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The operational value system that emerges over the course of the collection becomes a mandate, a challenge. The audience has responsibilities, passionate admiration foremost among them. "Admirationóno, venerationófor a host of books had brought me to my vocation, on my knees."

Sontag admires W.G. Sebald's nobility, Adam Zagajewski's self-understanding, Witold Gombrowicz's rebellion. The surprisingly scholastic close readings she performsóof a Machado de Assis novel, or a Gerard Houckgeest paintingódemonstrate by example that reading and seeing are active, and that engagement rewards. As always, she champions lesser-known writers, forcefully reminding us why they shouldn't be neglected. And though her tightly focused and antirhetorical essays sometimes leave one with nary a clue as to their point, they invariably also leave one with the urgent desire to read the book or see the painting, play, dance she describes. Her passion evokes that urgency.

"Beauty," explains Sontag, is "first of all, an art of refusal." Sontag refuses, or eschews, traditional rhetoric (the art of convincing, the devil's muse). She favors an open-ended, discursive structure. As we hop from one stepping-stone to the next in the jungle of Sontag's formulations, it's not that we can't follow (for the direction is entirely rational); she just doesn't pave the way. We are accustomed to having a tour guide through treacherous terrainóto being led by the familiar hand of rhetorical structure (a notion identifiable here by virtue of its absence). Follow if you dare! is Sontag's siren song. More precisely, follow because you care.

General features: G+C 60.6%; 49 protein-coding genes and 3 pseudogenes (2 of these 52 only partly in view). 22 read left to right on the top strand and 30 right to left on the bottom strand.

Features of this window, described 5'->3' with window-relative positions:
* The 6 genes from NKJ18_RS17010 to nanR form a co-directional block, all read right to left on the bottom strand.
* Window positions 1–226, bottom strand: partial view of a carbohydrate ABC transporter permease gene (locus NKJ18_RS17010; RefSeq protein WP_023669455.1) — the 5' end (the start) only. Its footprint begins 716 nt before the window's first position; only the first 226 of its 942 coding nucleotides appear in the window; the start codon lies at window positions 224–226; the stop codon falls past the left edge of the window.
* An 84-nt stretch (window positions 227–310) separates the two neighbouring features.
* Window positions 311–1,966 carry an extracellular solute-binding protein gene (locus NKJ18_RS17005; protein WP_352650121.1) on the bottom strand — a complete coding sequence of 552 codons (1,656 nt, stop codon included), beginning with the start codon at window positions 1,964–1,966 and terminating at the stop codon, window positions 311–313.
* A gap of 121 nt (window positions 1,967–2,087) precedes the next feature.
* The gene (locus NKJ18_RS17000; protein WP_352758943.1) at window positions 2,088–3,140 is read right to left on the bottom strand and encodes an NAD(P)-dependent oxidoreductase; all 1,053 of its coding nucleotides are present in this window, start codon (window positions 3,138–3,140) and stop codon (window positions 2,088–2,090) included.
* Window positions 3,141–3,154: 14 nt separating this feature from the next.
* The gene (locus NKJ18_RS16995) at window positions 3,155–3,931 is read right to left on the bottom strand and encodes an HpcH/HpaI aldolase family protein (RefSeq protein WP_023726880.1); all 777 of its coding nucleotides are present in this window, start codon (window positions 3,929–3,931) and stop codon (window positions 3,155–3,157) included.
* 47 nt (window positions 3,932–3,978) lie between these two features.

A series of incidental pieces composed over twenty years for a number of publications on a variety of subjects, the collection is predictably uneven. Its sustaining interest ebbs and flows depending on the degree to which a reader shares Sontag's eclectic taste. As one might expect, the article on grottos for House and Garden is frilly; the tribute to Lincoln Kirstein for Vanity Fair is linear; the New York Times piece is uncharacteristically digestible; the many prefaces assume the reader has immediate access to the images or texts being discussed. The outstanding essays are "Waiting for Godot in Sarajevo" and "Writing Itself: On Roland Barthes," both of which are definitive and awe-inspiring.

Of the three sections, "There and Here" deserves special mentionóbecause it's the most beautiful and fully realized and because travel is the least self-evident mode of receiving. A luminary on the global culture junket, Sontag has been on government-catered propaganda tours and self-styled missionsóto Communist China, to the Soviet Union and its "satellites," to Bosnia repeatedly throughout the '90s, as well as to traditional tourist destinations. These experiences have left her with stern notions about crusades: "Whatever your tug of sympathy, you have no right to a public opinion unless you've been there, experienced firsthand and on the ground and for some considerable time the country, war, injustice, whatever you are talking about." The same edict holds true for romanticized notions and forbidding stereotypes about foreign lands.

Travel is seeing, understanding, interpreting. Here we begin to feel the breadth of Sontag's years, not as wisdom but as an amassed and relentless engagement. "Travel," she writes, "is filling the mind."

Minna Proctor's translation of Federigo Tozzi's Love in Vain: Selected Stories was recently published by New Directions.

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